A blog about blogging


Yesterday I inadvertently created a bit of a firestorm for something I tweeted about book reviews and blanket praise. I feel a bit unsettled about some of the responses and have been told by a few people they are going to blog about it, so I thought I should probably address the teacup-storm too and explain a few things.

Firstly, here is the thing I said that caused most offence:

“There is too much positivity in the book world. Esp in book blogs and on YouTube. Books can’t all be good can they?”

As well as:

“We need a critical culture in books. We need for people to say what they want about a book, for a healthy book culture.”

And possibly:

“Books are ideas. They are debate starters. They are conversation starters. They are meant to spark a range of opinion.”

Some people agreed with this. Some didn’t. Both positions are fine. But then some people got very heated, both publicly and in my DM box.

Now, I just want to clarify a few things:

1. I am not anti blogging or bloggers. This is a blog. I am a blogger.

2. I am not anti positive reviews. Look at the side of this page. I will shout my good reviews from the rooftops. I am a total tart. Good reviews fill me with pride. Positive reader reactions are why I write.

3. I value reviews massively. Too much. I read most of them, even the bad ones (though might be less prone to tweet that one for The Humans that said I had ‘deliberately sold out to become the sci-fi Tony Parsons’). Only this week I nearly wept when one of my favourite writers wrote a lovely, detailed review of a non-fiction book I’ve just written. I had been scared for years of writing it, and that review undid a decade of fear. Never mind sales. That is what a review can really mean.

4. I am self-critical. Every writer has to be. That is what editing is about. I cringe at 60% of what I write. I have been shouting ‘God, I’m shit’ at my Word Doc for the last month. And I would really recommend that you ignore the reviews and don’t buy a book I wrote called The Possession of Mr Cave. Criticism is how you raise your game. A critical culture, when it is devoid of personal grudges and is done from a position of love for an art form, is vital. It raises that culture. It is how, on a grander scale, healthy civilisations work. Debate. Criticism. Thesis-antithesis-synthesis. Critics are needed. If no-one had said ‘no, you’re doing that wrong’ we’d have been wiped out before the Neanderthals. I never went on a creative writing course, but have learnt a lot about my own writing from constructive critical opinion.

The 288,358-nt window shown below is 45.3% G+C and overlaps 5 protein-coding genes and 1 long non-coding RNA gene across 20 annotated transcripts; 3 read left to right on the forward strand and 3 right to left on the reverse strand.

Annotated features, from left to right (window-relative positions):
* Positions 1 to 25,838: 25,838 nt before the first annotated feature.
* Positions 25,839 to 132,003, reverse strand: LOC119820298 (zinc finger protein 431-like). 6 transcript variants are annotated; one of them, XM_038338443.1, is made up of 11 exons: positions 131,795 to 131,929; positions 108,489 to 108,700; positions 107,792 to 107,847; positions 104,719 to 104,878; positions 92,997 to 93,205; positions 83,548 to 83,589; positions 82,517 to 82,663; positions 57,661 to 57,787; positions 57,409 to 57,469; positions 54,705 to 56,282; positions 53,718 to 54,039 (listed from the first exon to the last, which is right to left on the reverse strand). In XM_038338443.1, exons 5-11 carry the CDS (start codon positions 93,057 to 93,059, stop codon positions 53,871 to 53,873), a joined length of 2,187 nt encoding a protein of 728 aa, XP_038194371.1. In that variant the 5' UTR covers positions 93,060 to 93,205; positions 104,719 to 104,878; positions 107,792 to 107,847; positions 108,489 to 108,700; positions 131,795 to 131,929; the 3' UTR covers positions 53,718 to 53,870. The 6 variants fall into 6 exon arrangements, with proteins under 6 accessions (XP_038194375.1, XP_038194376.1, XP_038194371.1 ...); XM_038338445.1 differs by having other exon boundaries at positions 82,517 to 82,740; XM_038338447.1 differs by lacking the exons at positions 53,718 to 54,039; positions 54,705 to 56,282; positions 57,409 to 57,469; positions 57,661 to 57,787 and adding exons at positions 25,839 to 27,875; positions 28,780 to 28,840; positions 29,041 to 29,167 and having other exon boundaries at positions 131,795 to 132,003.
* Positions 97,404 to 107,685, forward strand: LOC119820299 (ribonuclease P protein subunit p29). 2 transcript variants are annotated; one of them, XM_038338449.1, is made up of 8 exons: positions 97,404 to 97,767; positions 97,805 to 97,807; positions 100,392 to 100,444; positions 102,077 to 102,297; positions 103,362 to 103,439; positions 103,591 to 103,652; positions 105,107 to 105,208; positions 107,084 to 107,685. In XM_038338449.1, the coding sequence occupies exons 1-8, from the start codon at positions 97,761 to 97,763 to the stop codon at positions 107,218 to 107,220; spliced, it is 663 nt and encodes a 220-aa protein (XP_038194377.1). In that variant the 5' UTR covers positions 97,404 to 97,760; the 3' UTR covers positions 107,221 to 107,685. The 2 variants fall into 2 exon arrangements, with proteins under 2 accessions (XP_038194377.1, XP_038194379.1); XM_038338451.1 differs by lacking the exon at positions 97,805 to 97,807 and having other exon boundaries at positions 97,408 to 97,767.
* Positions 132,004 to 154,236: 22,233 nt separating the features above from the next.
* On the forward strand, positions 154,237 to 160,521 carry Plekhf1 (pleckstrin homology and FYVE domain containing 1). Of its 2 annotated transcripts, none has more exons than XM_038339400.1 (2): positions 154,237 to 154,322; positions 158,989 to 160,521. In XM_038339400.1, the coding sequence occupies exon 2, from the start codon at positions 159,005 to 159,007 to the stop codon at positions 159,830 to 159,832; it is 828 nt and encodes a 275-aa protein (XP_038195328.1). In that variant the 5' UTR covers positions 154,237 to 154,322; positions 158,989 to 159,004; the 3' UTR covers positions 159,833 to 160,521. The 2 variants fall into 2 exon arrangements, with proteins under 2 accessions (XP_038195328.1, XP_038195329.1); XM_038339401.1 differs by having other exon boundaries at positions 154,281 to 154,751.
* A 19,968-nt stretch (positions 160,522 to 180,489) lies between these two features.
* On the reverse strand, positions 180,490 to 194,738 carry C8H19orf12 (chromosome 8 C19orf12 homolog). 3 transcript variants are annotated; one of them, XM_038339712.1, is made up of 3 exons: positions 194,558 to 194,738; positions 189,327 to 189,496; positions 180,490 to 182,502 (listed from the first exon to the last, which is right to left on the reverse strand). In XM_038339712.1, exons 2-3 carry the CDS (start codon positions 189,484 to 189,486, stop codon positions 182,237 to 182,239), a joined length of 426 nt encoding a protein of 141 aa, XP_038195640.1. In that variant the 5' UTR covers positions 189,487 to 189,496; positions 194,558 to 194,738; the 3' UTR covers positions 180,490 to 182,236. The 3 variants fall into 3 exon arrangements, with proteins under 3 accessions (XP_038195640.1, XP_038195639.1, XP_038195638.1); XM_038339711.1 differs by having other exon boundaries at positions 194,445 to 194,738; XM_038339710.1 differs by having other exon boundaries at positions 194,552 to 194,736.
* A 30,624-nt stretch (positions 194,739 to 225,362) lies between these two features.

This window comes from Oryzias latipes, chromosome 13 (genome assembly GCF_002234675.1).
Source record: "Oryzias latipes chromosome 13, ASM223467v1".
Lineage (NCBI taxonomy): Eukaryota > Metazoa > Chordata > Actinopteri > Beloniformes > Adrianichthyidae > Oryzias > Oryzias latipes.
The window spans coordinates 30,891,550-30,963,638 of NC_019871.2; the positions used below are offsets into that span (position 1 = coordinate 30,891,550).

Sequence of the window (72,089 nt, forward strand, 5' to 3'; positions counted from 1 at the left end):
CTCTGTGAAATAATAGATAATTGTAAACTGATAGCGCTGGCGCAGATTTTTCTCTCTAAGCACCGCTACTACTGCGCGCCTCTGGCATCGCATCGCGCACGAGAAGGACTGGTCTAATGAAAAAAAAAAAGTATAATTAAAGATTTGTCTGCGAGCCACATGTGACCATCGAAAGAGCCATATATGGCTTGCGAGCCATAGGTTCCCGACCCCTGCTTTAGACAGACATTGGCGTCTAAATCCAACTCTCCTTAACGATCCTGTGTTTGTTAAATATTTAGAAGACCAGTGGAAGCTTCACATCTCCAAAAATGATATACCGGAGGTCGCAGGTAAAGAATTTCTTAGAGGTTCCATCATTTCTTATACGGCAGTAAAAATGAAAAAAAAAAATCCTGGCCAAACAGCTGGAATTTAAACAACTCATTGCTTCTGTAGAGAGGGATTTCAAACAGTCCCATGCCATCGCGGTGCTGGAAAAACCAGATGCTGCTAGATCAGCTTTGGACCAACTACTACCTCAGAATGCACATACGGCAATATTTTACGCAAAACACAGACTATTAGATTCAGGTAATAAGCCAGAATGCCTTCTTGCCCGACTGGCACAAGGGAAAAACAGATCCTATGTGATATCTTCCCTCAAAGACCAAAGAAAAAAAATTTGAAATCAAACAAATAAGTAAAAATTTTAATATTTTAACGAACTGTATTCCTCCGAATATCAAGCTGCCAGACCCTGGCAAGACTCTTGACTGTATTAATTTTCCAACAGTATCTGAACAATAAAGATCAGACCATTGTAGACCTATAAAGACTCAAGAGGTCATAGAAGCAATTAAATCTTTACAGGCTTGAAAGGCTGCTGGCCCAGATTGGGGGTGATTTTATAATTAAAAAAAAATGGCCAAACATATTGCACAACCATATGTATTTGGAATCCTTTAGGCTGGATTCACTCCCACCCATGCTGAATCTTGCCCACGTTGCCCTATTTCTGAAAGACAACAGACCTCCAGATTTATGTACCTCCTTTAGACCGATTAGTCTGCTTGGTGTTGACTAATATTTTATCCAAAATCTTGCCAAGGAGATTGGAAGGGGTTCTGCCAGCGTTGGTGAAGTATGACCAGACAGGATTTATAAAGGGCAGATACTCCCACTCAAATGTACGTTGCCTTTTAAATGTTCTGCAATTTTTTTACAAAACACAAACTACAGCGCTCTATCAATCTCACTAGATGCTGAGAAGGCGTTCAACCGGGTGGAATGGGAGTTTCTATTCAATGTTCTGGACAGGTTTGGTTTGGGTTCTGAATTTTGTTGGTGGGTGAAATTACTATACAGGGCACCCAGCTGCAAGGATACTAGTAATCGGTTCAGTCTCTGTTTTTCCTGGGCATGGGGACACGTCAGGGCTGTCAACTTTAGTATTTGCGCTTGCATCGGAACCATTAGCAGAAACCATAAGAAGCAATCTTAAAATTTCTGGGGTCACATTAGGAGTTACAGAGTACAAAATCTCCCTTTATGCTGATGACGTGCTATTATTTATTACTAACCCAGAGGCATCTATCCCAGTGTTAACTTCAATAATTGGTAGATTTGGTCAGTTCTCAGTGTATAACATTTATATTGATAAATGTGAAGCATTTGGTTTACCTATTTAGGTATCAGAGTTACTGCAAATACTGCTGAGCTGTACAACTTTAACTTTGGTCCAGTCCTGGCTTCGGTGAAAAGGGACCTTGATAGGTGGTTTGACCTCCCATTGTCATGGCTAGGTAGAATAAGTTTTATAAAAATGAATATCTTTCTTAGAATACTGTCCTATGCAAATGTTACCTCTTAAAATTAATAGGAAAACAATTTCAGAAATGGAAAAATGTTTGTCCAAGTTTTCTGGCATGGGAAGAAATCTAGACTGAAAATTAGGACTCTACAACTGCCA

5. I criticise things I love. I don’t criticise Manchester United because I don’t like football. I commented about one aspect of book blog/Youtube culture because I value it. I like to think I engage with online book culture. In fact, the precise prompt for the tweet came after researching lots of YouTube ‘vloggers’ (forgive me for hating that word), because I WANT TO BECOME ONE. I have discovered I am vain enough to want to sit in my bedroom and talk straight to camera about stuff. And so I trawled through a lot of (chiefly American) blogs and became mildly nauseated by the overwhelming level of unthinking positivity. I began to feel how Michael Stipe felt when he wrote Shiny Happy People. But it’s no biggie.

6. That said, I was kind of addressing myself. I mean, I have reviewed books before. I have felt the pressure to say nice things I only half mean. I may be alone in that, or not. I sincerely don’t know. There has to be a balance between a personal kindness to an author and a respect for the medium itself. And let’s face it, if a tweet can be hated by you, so can a book. Books are also made of words and opinions and many of them are – consciously or unconsciously – saying things that demand to be argued with. Let’s not patronise books. They are not an endangered species. They are strong and powerful and will outlive us all.

7. The main argument seemed to be that people who review books for free want to choose books they think they’ll like. Fair enough. (Though surely you can never know what a book is going to be like until you read it, even if it is from an author you like, or why review?) Another argument was that authors can sometimes get nasty with reviewers. This is terrible, but true. There have been cases. Authors who can’t accept criticism of their work are a growing phenomenon. There was a case recently of some self-published nut job whacking a reviewer over the head with a wine bottle. What is happening? I defend anyone’s right to give me a terrible review. Any author should. Books aren’t the end of a conversation. They are the start of one.

8. A couple of bloggers said they won’t review me now. Fine. Although I don’t know how that proves your professionalism, or places the book before the author. I am far too much of a nervous wreck to be a hero but would happily take a metaphorical bullet for the right for people to speak their minds without consequence. Also, if you want to be respected as a reviewer wielding the power available to you if someone says something you don’t like is not the best tactic.

9. I love books. I write screenplays as well, but books beat them hands down. A book is the most beautiful art form there is. So much art starts with words. Books end with them too. They are pure and self-contained and apocalypse-proof. I love writing books and, mainly, reading them. There are 180,000 books published a year in the UK. We need to be discerning now more than ever. We need to know our taste. We need to demand the very best of our writers. We all need to raise our game. I certainly do.

10. Life is short. We are all alive for a blink of an eye. If we agree books are one of those things that help us enjoy and explore and comprehend our existence, then we can be free to disagree on the details. Let’s all be friends.





  1. I am a book reviewer. The reviews on my site are mostly positive simply because what is the point in putting reviews on the site of books I hated? If I don’t enjoy a book then the review doesn’t end up on the site. If I have been asked by the author to review their book and I didn’t enjoy it then I let them know that its not appearing on the blog and why. I’ve been treated by one or two authors rather horribly for that! I think the whole point of my site is to direct people to books I enjoyed. Why would I direct them to books I didn’t? Besides, there is no such thing as a bad book but simply a case of the reader not being matched with the right book? Idealistic? Probably! I can’t understand why your comments though would cause such offence amongst reviewers. Surely we are all entitled to an opinion? People get too tetchy and offended too easily. Let’s have healthy debates about books without getting our knickers in a twist and having a hissy fit! Great blog btw!